It will be difficult to deliver a bigger baby normally, especially if you have had previous Caesarean deliveries. Under such circumstances, your doctor may recommend for C-Section.
6. If You Have a High-Risk Pregnancy
In case your pregnancy involves complications, which may put your life or your baby’s life at risk, then your doctor may recommend for a repeat C-section.
7. No Vaginal Stitches and Heavy Bleeding
Normal delivery is good, but you may experience many post delivery drawbacks such as heavy vaginal bleeding, pain in the vaginal stitches, and you may even leak pee while laughing or coughing. All these can be avoided with a repeated C-section delivery.
These are some of the pros or advantages involved with repeated Caesarean delivery. Now, we shall be discussing various repeat C-section complications in the next section.
Risks of Having Multiple C-Sections
Whenever you undergo a Caesarean delivery, it puts you under various kinds of risks, and these risks may keep increasing with every surgery that you undergo. Following are some of the risks associated with multiple C-sections:
1. More Recovery Time
In comparison to a normal delivery, a repeat C-section recovery takes longer. As you keep having one C-section after the other, it may take a toll on your body, and your repeat C-section scar may take longer to heal, too.
2. Increases Your Risks of Having Bladder Injuries
During a C-section, your bladder is one area that is most likely to get damaged or affected due to the surgery. And, as you go in for subsequent surgeries, your bladder is more at risk of having injuries. Though bladder injuries are more common than any other injuries during the surgery, they can be fixed easily.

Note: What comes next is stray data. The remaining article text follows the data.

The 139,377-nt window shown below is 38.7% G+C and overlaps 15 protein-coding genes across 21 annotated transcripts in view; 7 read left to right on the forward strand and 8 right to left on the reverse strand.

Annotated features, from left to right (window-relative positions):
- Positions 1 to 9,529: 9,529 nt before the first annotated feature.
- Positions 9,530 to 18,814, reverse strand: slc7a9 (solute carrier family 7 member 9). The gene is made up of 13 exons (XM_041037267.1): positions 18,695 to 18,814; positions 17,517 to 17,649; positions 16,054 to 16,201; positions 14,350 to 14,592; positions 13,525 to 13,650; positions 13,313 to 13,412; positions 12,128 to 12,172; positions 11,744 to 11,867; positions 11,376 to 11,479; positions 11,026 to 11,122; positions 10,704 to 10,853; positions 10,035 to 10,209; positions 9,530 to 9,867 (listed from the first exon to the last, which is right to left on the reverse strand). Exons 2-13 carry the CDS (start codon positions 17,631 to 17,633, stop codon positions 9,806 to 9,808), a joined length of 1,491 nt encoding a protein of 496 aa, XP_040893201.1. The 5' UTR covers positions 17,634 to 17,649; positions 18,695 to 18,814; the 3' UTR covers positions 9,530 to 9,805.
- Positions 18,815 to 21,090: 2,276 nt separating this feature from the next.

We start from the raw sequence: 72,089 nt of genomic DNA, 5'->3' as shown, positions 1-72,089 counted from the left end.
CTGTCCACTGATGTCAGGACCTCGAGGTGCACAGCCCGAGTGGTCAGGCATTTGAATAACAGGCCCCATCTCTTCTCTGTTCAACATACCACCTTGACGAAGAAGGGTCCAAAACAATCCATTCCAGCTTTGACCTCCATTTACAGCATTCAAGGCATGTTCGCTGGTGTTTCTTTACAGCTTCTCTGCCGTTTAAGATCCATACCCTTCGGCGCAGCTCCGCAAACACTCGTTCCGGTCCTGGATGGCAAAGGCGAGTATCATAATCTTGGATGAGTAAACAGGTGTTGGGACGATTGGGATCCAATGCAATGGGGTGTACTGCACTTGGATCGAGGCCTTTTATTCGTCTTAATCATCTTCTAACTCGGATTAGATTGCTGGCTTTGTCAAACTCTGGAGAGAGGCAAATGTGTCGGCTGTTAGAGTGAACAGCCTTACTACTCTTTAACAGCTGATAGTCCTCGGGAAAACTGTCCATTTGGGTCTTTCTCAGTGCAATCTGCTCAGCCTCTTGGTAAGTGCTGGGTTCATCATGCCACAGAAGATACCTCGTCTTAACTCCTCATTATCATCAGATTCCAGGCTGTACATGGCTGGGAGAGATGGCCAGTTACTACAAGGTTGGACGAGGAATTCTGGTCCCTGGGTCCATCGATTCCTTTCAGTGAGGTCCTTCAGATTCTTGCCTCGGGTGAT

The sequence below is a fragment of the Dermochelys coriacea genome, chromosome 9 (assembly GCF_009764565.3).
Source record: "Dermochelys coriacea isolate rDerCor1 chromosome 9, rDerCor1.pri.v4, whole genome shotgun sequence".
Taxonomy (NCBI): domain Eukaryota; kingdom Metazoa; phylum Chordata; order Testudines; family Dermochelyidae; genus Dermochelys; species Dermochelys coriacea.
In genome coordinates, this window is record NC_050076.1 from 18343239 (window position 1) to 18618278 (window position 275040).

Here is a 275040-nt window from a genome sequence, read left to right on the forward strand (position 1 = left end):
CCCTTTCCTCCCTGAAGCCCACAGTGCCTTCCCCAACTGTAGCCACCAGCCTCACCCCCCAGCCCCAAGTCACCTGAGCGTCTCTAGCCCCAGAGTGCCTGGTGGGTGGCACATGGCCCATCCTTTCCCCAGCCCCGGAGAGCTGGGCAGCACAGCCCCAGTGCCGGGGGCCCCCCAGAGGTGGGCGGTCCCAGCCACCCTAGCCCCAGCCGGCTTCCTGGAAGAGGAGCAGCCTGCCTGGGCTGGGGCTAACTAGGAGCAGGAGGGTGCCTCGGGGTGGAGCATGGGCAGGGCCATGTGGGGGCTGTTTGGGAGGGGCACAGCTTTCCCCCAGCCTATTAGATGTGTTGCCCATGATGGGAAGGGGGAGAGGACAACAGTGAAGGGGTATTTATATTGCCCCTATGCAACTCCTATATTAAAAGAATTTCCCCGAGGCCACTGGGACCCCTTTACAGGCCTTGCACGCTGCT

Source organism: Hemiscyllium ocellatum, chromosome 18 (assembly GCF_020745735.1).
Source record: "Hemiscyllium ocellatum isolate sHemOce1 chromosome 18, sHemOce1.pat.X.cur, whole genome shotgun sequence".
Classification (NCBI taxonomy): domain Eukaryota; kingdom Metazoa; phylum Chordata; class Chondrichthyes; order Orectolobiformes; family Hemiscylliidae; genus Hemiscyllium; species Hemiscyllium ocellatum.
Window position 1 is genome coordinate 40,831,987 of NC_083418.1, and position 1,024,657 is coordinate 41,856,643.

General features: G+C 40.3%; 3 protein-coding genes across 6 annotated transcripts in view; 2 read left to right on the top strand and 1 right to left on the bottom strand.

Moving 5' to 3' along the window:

3. The Risk of Pulmonary Embolism
Whenever you go in for a Caesarean delivery, you are putting yourself at risk of having blood clots. These blood clots, which usually may occur on the legs or the pelvic region, can prove to be fatal. This is because they can rupture, and the blood may travel to the lungs. This condition is called pulmonary embolism.
4. Increased Problems with the Placenta
A number of C-sections put you at risk of having placenta-related problems in your future pregnancies. This is because after a high number of C-sections, the placenta may get too deep inside your uterine wall or womb (also known as placenta accreta) or it may cover your cervix (also known as placenta previa), in your subsequent pregnancies.
5. It May Cause Heavy Bleeding
Repeat C-sections may increase your risks of having heavy bleeding. This may usually happen after a third C-section. Sometimes, either a blood transfusion or removing a part of the full uterus may be considered to control heavy bleeding, though it may happen in very few cases.
6. Increased Surgical Adhesions
Every time you undergo an abdominal surgery, you put yourself under the risk of having surgical adhesions. These adhesions are painful and may lead to various internal organs to stick to one another.
7. Increased Risks to the Baby
Multiple C-sections put your baby at risk, too. Your baby is two times more at risk of being kept in a neonatal unit after delivery due to breathing troubles.
8. Your Chances of Infection
You are at a greater risk of having infections after repeated C-Sections. This is because the bacteria that are usually present in the vagina may enter the uterus. Thus, the woman may have an infection at the site of the incision, and in very few cases, the infection may spread to other organs of the body, too.
If you are planning to have a baby after already having one or two Caesarean deliveries, please get in touch with a doctor, who will help you know your options, and also tell you about various risks and complications that may be involved.